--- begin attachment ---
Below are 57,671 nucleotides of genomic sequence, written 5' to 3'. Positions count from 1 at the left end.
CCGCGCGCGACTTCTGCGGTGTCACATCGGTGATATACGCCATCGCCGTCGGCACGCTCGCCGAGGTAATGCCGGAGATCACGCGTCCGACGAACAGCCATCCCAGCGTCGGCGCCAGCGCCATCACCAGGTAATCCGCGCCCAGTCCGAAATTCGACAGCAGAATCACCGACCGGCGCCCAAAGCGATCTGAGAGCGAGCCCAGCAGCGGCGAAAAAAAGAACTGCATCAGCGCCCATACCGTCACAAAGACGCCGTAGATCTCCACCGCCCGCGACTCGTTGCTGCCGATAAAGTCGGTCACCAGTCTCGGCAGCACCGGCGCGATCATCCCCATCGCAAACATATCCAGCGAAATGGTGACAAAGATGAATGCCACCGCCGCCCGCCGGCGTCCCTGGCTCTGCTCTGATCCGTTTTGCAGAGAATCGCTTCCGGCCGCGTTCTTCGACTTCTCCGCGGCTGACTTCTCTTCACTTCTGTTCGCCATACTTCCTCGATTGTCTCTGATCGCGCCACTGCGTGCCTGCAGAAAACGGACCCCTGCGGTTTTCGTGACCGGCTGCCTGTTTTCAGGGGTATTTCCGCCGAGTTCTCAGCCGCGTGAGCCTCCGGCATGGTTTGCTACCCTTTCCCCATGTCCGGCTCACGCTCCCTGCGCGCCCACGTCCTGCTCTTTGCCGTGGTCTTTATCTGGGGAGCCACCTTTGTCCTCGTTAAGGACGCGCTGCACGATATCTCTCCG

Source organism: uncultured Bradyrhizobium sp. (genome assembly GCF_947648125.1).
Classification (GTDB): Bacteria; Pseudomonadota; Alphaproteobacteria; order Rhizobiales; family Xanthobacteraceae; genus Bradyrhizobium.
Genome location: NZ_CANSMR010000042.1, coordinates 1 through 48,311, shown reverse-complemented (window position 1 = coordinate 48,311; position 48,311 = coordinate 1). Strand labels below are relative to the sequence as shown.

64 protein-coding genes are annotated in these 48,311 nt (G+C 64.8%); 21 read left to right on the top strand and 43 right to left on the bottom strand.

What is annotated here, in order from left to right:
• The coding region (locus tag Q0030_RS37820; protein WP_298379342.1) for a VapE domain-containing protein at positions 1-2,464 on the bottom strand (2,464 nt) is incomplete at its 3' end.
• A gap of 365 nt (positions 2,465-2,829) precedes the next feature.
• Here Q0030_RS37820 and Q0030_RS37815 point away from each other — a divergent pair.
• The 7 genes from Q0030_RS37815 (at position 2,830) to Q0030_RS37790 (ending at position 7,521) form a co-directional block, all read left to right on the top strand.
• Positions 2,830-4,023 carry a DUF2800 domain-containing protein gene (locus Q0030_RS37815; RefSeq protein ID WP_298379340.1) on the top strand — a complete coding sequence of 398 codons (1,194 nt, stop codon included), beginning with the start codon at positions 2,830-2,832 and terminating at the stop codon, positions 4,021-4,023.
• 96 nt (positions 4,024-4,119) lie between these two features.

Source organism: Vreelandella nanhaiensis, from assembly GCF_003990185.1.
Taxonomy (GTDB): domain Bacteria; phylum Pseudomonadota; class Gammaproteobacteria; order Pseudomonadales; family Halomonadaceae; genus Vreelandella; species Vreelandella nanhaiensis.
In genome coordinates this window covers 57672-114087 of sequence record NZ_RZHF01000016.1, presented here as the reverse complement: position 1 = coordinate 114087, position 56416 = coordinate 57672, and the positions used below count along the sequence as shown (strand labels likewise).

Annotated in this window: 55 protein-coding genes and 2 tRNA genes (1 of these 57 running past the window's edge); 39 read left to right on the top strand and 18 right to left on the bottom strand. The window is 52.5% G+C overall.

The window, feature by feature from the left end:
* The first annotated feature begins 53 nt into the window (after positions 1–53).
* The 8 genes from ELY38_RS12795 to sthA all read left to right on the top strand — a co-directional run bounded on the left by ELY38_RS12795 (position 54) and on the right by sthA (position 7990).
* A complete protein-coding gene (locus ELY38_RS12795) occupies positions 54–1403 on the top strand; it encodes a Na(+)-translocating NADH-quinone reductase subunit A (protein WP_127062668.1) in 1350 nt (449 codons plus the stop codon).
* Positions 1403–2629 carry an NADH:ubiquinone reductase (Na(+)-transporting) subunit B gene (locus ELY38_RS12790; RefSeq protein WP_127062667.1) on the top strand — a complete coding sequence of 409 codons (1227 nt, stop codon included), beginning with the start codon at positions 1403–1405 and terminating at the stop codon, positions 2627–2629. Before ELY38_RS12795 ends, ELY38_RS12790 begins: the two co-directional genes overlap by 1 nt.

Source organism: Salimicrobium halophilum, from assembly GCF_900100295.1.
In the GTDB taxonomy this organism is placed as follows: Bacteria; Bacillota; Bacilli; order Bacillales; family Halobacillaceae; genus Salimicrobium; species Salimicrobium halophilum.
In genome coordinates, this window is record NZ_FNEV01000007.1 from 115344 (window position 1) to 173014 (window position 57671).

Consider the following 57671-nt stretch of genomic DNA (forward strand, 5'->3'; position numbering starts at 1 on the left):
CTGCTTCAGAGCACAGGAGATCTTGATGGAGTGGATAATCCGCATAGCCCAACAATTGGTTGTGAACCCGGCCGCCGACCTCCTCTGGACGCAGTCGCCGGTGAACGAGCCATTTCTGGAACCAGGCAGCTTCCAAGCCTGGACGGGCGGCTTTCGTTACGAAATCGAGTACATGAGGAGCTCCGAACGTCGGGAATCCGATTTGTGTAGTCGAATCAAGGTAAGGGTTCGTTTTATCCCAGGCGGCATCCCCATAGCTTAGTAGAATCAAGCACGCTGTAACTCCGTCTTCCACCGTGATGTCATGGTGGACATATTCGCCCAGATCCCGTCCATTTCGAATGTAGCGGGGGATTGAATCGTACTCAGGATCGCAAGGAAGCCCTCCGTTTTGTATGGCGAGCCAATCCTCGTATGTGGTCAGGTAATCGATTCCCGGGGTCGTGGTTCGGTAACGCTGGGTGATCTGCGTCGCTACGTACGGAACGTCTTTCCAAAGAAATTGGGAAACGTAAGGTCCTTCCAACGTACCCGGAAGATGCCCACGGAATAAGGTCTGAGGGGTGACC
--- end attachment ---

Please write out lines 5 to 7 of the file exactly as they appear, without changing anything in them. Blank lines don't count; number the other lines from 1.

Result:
Genome location: NZ_CANSMR010000042.1, coordinates 1 through 48,311, shown reverse-complemented (window position 1 = coordinate 48,311; position 48,311 = coordinate 1). Strand labels below are relative to the sequence as shown.

64 protein-coding genes are annotated in these 48,311 nt (G+C 64.8%); 21 read left to right on the top strand and 43 right to left on the bottom strand.

What is annotated here, in order from left to right: